Synopses & Reviews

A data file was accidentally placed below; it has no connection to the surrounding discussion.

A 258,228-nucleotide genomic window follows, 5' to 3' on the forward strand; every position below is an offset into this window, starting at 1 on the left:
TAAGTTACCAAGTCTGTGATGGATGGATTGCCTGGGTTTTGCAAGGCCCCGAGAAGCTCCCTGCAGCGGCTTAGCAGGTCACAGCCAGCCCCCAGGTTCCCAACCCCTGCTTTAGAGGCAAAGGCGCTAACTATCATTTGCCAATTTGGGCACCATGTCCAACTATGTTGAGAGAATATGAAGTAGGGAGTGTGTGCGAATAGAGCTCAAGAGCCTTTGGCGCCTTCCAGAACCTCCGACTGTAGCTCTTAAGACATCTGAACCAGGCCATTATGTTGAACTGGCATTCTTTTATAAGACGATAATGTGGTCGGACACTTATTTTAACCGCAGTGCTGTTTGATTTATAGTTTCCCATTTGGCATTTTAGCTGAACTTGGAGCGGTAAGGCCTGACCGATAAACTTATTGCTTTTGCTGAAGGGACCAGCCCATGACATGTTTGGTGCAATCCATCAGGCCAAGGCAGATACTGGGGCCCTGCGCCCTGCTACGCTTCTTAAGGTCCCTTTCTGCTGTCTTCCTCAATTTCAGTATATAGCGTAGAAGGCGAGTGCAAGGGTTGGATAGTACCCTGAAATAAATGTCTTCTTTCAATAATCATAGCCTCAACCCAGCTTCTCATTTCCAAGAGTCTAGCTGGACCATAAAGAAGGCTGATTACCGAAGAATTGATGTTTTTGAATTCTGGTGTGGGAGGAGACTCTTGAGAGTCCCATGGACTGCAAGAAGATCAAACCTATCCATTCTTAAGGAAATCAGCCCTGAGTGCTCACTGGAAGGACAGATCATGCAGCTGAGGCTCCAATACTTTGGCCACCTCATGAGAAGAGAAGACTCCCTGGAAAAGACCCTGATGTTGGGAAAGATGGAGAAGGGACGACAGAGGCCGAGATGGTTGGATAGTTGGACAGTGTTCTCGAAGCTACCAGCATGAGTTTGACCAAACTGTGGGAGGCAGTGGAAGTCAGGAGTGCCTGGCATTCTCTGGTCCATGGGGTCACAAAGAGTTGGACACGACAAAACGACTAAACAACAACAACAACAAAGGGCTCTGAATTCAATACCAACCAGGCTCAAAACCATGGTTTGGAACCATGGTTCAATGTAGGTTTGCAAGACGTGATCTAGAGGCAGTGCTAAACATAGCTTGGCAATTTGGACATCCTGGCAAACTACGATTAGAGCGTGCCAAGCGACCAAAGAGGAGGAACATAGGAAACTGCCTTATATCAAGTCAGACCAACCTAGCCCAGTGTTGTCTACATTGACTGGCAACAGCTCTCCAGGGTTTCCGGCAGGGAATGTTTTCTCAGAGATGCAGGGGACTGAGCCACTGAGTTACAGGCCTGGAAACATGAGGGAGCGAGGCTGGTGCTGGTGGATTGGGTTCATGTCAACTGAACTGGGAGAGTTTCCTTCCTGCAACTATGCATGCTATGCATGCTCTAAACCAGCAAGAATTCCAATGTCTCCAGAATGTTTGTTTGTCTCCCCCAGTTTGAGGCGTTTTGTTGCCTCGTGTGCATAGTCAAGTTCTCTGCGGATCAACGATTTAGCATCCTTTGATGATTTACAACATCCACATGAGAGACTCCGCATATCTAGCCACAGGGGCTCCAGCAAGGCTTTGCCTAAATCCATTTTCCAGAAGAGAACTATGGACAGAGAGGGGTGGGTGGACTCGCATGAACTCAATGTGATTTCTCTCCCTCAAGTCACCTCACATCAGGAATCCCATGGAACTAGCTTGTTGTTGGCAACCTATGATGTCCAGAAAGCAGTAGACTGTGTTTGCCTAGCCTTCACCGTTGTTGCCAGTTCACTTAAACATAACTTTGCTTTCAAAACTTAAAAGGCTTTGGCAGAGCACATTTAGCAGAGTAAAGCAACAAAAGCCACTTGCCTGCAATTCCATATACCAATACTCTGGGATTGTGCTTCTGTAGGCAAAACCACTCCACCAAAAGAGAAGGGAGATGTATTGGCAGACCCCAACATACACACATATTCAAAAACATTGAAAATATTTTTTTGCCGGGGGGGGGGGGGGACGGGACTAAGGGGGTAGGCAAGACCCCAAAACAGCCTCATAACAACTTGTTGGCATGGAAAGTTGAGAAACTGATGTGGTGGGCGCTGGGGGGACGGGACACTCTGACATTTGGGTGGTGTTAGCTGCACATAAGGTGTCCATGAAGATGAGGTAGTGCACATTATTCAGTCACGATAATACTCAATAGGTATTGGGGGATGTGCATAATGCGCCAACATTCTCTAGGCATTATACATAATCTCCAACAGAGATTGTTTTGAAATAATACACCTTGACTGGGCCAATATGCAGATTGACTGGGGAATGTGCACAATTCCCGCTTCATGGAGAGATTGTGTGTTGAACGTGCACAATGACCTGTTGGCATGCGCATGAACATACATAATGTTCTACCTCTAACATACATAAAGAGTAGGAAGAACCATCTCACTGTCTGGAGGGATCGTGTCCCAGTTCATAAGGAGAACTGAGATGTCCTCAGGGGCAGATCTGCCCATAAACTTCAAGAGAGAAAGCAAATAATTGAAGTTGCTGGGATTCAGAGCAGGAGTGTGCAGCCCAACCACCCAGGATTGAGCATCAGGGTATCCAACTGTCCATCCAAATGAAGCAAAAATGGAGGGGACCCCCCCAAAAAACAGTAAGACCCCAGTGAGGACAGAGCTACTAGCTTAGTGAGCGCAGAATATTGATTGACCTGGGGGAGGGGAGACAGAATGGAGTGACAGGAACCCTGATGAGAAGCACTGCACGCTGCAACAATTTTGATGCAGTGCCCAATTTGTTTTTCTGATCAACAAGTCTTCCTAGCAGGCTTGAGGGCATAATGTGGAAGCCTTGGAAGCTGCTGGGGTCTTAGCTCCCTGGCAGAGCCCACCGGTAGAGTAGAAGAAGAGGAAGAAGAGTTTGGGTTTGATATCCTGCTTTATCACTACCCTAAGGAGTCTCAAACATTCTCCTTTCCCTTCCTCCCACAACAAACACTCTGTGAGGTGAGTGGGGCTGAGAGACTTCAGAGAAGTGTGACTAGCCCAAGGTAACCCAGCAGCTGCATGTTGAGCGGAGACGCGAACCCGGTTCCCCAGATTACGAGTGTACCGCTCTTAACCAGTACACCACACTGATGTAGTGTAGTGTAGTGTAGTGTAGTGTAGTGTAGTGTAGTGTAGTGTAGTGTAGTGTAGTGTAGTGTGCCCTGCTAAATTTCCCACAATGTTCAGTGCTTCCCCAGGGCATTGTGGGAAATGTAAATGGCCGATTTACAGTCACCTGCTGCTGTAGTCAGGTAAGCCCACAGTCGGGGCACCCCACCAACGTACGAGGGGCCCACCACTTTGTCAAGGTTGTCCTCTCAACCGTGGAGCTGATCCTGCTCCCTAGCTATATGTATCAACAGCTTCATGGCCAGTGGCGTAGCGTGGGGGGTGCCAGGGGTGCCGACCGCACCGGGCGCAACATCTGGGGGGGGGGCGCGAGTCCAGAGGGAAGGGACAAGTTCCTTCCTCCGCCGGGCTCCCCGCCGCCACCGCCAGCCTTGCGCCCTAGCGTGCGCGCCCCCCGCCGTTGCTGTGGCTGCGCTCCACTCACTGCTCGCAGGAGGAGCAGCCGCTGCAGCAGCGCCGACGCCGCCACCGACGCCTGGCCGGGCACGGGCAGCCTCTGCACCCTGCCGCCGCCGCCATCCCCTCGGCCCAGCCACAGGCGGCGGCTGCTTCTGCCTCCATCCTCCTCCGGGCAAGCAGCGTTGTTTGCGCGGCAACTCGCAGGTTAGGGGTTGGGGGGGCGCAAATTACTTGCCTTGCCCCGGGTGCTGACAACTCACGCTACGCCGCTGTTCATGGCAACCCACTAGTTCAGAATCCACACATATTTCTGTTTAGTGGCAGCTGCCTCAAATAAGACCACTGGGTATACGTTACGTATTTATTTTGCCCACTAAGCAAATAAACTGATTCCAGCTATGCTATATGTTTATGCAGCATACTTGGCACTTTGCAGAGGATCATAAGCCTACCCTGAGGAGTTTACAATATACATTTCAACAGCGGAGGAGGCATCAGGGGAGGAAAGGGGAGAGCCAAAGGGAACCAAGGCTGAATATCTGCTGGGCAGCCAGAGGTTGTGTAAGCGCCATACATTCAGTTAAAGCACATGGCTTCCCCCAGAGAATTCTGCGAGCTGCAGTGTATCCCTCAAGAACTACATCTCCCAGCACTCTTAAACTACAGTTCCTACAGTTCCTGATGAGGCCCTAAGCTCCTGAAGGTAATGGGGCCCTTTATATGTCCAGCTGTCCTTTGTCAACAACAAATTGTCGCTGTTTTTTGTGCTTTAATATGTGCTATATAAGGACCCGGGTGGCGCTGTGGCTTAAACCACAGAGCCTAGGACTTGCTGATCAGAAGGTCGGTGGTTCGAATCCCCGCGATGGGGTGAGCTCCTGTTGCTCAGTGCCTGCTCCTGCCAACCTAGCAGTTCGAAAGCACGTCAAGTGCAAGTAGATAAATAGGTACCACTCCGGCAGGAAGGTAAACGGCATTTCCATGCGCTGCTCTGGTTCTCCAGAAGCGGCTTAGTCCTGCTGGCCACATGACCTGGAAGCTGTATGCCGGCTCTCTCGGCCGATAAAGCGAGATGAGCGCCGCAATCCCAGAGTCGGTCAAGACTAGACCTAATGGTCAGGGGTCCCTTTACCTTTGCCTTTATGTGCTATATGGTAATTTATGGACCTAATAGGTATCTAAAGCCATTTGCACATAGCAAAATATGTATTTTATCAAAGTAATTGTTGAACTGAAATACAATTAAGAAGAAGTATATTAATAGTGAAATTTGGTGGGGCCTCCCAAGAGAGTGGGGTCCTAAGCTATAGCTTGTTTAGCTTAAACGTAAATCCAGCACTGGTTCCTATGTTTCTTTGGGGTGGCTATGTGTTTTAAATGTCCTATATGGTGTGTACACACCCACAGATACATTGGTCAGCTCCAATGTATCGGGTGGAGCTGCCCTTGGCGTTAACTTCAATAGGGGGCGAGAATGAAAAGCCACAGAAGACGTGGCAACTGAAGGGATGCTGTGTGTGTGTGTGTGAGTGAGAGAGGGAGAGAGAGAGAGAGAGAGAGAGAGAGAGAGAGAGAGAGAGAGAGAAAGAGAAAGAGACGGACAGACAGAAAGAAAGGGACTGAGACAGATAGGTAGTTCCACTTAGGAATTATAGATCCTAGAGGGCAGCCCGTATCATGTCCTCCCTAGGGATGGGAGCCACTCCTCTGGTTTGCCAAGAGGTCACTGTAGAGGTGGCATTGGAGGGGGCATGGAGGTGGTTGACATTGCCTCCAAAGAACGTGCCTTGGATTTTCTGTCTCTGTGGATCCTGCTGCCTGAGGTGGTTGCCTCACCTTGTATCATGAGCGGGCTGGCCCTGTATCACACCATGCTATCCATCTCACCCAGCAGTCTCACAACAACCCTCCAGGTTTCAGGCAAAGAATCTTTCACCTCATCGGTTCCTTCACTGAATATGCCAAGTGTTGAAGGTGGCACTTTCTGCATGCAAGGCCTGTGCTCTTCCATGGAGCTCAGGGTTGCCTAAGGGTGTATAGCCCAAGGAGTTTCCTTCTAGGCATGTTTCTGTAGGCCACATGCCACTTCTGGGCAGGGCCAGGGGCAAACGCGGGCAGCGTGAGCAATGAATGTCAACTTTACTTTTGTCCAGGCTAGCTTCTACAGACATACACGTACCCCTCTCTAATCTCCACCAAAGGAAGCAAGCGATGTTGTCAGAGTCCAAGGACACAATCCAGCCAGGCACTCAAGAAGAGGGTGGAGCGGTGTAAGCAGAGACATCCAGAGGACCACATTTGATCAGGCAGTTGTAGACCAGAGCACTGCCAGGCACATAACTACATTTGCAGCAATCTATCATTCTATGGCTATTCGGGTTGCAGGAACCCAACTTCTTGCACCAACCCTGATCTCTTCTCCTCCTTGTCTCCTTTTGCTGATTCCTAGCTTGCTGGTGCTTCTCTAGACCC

The determination of the three-dimensional structure of a biological molecule is the starting point in the understanding of molecular mechanisms involved in its complex biochemical reactions. The molecular architecture of multimolecular systems such as membranes and chromosomes provides the key to the fascinating field of molecular biology. Stereochemical details of biological macromolecules and their interactions with pharmacological agents form the basis for drug design. Naturally, the study of the structure and function of biological molecules has aroused tremendous interest and investigations in this area are being carried out in a large number of laboratories. The techniques used for this purpose include both experimental methods (X-ray and neutron diffraction measurements, study of NMR, ESR, vibrational and electronic spectra, ORD, CD and dipole moment measurements, biochemical modifications etc. ) and the- oretical methods (quantum mechanical and classical potential energy calculations, Monte- Carlo simulations and molecular graphics). F or several years now, X-ray diffraction 1] has served as our only source of infor- mation on the three-dimensional arrangements of atoms in biopolymers. Fiber-diffrac- tion of DNA led to the proposal of the DNA double helix. Fibers of long hain polymers show ordering in the direction of the fibre-axis but not in the transverse plane. Accurate estimates of the dimensions of helical structures can be made using techniques on the basis of which models of biopolymers can be constructed.